A woman recently told me the teleprospecting service she hired was not working well for her. I asked what the problem might be. She said she had been on dozens of sales appointments set up by the teleprospectors but with no resulting sales. When I asked about her selling process, she was puzzled. It turns out she had no method for leading a client from the prospect stage through the sales cycle. She had no selling strategy, nor did she ask for an understanding of the prospects' business needs as they relate to business records. This is all too often the case. Consultative selling requires a process that is quantifiable and predictable.
Measurable, Predictable Results
Selling is the most measurable of all business activities. Setting expectations that are predictable is not quite as simple. I learned in Management 101 that nothing can be managed that cannot be measured. The key role of an owner or manager is to manage the salesperson and the selling process. In the more complex consultative selling processes, you must employ a tool to assist you. The most common of these tools are GoldMine and ACT. These two products are more than just contact managers, they are sales-process templates. Both are inexpensive and widely available.
The use of any software product requires some training and set-up. Setting up your sales cycle in these products can be a chore and may take some professional assistance. I prefer ACT because it has a network of certified programmers throughout the world. Additionally, PRISM International, the commercial records-management trade association, has begun a study of available sales tools and predesigned templates for them. A study will be available and discussed in a panel presentation at the PRISM event in Tampa, Fla., in December.
Teleprospecting can be one of the most effective of all the arrows in the salesperson's quiver, but it should never be considered a replacement for direct sales calls using a structured consultative selling process. Earlier, I mentioned it is preferable to see about 25 predisposed clients in the sales cycle at all times. Some of these jump out of the sales cycle and must be replaced with a maintenance process to assure consistent levels. Experience shows you can move about half way through the cycle to a close when managed through a process. The 60-day sales cycle is actually 60 work days or about three calendar months. The goal is to close four to five new business contracts per month with predictability.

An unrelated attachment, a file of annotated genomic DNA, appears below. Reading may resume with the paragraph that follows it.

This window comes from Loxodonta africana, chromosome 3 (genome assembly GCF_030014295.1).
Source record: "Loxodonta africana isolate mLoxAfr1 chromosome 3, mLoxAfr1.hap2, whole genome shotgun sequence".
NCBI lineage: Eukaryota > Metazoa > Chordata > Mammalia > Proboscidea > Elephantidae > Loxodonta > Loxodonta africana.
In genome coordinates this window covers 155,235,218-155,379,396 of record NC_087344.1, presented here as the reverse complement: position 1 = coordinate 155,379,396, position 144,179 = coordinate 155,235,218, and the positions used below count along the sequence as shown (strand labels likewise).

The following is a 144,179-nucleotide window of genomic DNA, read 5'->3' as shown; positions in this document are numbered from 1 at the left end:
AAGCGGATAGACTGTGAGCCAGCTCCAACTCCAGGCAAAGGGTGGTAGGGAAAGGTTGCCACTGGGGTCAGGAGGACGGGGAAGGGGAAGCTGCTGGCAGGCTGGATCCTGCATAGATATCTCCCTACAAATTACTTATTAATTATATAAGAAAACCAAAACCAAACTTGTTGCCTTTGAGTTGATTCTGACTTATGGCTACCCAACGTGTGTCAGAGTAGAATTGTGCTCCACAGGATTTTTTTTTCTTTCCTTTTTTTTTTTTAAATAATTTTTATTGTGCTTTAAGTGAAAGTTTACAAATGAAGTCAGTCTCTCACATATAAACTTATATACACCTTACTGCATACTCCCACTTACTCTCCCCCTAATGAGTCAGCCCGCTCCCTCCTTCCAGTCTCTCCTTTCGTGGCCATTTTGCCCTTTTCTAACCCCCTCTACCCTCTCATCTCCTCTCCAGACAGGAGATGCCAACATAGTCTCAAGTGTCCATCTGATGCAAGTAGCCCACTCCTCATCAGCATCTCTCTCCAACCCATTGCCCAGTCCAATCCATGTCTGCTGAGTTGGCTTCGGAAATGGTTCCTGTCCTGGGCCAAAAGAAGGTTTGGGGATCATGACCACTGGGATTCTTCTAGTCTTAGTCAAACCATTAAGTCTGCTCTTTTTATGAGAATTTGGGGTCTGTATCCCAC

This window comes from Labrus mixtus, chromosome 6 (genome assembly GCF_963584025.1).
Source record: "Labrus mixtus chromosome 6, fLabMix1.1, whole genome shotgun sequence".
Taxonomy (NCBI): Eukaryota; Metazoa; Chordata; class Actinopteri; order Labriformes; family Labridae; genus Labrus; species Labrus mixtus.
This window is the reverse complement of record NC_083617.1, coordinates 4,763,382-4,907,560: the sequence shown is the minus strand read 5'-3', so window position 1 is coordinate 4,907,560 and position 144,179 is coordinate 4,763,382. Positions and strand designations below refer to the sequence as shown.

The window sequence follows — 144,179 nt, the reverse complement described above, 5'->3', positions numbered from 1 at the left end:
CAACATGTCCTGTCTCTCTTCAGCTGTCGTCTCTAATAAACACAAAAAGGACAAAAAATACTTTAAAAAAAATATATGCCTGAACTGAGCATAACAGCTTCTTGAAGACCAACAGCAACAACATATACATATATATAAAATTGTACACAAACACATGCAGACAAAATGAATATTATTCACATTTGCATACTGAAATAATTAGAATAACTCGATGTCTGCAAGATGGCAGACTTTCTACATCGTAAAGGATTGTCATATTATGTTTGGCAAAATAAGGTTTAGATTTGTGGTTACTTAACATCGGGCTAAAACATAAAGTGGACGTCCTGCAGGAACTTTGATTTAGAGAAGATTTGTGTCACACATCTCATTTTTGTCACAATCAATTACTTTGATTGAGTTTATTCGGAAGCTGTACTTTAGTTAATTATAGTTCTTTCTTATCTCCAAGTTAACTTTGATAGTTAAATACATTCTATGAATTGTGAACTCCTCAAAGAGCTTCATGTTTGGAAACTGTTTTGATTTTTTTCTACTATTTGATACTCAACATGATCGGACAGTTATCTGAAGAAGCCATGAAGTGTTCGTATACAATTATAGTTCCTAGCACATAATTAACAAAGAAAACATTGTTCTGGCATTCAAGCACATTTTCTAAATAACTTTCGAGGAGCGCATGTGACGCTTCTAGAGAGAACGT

To get these results, you must have three things in place: a full-time salesperson, a defined method or formal selling process, and sales management with defined expectations and an inspection process complete with measurement tools. There has never been a better time for selling records management, but it requires diligence and focus.
Regular columnist Cary McGovern, CRM, is the principal of FileMan Records Management, which offers full-service records-management assistance for commercial records-storage startups, marketing assistance, and sales training in commercial records-management operations. For assistance in feasibility determination, operational implementation or marketing support, call 877.FILEMAN; e-mail [email protected]; visit www.fileman.com.